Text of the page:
Good WIL Dialogue – Teaching Bi-Cultural Competency in a WIL course
“Aukaha kia kaha” : this Kāi Tahu whakataukī means to strengthen the bindings (or connections). In the context of WIL, this phrase emphasises the positive outcomes that come through ensuring
strong relationships and collaboration in and outside of the classroom.
Building bi-cultural competence and confidence is a graduate attribute which the University of Canterbury has been committed to for some time. There are seven kaupapa identified in
achieving such attribute which are met through well-articulated Learning Outcomes and related Assessments in each degree course. WIL courses often provide students with more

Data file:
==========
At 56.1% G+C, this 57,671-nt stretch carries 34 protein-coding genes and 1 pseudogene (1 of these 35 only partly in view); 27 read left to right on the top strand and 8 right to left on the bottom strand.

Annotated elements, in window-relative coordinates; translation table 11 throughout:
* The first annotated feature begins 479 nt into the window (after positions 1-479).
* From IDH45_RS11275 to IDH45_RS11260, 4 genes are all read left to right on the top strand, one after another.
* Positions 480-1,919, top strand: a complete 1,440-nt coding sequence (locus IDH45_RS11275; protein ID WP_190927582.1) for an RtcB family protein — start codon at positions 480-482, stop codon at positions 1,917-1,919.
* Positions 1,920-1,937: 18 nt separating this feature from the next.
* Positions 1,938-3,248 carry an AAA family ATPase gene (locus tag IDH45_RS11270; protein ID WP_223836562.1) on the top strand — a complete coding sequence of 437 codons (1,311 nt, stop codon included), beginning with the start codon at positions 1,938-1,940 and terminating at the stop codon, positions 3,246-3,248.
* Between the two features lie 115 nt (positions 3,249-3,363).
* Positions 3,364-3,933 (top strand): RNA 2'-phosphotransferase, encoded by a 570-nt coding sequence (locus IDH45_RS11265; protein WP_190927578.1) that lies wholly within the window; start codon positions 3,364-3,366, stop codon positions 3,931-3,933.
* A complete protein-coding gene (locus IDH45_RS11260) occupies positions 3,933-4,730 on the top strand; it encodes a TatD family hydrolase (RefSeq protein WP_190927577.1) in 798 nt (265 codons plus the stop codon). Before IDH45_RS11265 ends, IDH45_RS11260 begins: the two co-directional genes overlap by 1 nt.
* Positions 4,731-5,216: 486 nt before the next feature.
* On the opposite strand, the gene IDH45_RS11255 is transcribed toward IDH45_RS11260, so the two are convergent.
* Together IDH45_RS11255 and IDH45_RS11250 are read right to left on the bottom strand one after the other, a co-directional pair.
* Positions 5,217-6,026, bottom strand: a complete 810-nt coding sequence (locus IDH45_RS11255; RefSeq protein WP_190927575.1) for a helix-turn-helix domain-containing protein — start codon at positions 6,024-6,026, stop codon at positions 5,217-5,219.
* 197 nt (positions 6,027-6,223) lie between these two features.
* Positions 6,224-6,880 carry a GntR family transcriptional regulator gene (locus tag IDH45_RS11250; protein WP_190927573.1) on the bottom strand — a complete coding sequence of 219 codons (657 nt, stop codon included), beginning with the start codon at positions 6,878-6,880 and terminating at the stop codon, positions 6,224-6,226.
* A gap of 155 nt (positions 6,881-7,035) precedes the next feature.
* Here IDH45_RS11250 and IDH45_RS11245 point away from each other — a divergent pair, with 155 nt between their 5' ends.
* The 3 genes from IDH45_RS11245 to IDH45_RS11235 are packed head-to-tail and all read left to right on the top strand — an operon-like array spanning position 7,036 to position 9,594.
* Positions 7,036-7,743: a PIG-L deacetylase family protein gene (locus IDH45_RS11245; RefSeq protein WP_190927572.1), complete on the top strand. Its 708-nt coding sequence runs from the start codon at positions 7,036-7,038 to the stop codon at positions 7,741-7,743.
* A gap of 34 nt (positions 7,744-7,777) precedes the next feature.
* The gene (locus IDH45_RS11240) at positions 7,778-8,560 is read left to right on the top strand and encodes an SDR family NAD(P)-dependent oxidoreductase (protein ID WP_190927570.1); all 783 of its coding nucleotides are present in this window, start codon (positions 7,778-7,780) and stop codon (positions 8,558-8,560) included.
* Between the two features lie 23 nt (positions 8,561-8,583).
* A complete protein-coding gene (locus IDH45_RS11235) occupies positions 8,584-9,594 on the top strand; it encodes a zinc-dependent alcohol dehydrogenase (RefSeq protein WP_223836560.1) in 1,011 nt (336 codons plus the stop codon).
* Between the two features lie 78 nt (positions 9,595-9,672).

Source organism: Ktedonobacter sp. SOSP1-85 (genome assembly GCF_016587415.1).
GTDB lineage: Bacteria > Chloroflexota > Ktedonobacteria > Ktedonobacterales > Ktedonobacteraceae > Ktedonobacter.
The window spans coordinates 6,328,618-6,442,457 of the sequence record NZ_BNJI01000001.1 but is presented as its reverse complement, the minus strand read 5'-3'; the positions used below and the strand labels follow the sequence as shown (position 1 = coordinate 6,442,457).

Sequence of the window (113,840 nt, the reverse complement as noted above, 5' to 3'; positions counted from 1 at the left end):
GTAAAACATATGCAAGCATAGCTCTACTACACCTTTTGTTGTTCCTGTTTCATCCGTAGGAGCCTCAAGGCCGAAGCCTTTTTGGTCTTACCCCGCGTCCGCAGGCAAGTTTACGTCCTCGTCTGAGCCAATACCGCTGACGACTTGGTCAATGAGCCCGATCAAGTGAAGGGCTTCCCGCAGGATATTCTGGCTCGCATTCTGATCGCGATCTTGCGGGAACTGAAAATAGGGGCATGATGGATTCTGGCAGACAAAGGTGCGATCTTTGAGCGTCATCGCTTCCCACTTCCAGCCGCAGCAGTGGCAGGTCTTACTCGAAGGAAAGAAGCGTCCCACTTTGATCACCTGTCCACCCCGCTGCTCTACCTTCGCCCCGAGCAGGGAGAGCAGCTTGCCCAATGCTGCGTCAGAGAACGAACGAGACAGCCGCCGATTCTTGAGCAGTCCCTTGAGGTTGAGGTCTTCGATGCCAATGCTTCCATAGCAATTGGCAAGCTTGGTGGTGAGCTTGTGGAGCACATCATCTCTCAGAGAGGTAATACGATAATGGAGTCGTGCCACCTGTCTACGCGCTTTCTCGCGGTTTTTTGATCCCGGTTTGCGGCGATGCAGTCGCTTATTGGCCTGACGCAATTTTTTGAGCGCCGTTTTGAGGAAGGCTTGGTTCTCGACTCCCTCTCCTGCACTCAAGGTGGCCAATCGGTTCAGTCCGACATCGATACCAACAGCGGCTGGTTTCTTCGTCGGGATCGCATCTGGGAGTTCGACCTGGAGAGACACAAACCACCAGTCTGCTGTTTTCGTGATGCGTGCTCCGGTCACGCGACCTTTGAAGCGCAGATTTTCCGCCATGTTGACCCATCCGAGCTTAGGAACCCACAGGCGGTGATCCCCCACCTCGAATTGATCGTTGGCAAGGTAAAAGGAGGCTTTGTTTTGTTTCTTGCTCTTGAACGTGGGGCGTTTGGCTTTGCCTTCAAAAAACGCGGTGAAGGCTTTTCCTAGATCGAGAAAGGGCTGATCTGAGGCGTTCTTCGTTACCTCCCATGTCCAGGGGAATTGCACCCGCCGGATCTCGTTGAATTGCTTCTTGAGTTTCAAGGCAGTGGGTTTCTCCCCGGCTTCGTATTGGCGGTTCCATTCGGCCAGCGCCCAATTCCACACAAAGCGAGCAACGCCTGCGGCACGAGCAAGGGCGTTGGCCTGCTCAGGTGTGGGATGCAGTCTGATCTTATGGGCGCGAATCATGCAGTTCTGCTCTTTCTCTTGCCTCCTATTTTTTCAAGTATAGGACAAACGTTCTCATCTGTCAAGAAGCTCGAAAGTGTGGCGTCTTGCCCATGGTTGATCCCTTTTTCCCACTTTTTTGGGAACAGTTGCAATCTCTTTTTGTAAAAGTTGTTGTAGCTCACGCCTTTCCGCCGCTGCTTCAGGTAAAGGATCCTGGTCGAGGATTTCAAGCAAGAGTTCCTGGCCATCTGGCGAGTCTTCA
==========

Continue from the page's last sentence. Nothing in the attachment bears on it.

practical opportunities to acquire this attribute – but how do we actually enable and teach our students bi-cultural competence and confidence effectively and authentically?
In this Webinar, we share practical examples from the classroom of what has and what hasn’t worked over the years, with a particular focus upon: (1) adapting the teaching to the class dynamic; (2) eliciting a greater understanding of self-identity in the context of racism and white privilege; and (3) how to share essential work-related tikanga and te reo Māori in a memorable way in a short amount of time.
Date: Tuesday 21st October 2021
Time: 12:00pm Auckland
Facilitated by: Professor Jeanette King & Clare Murray, University of Canterbury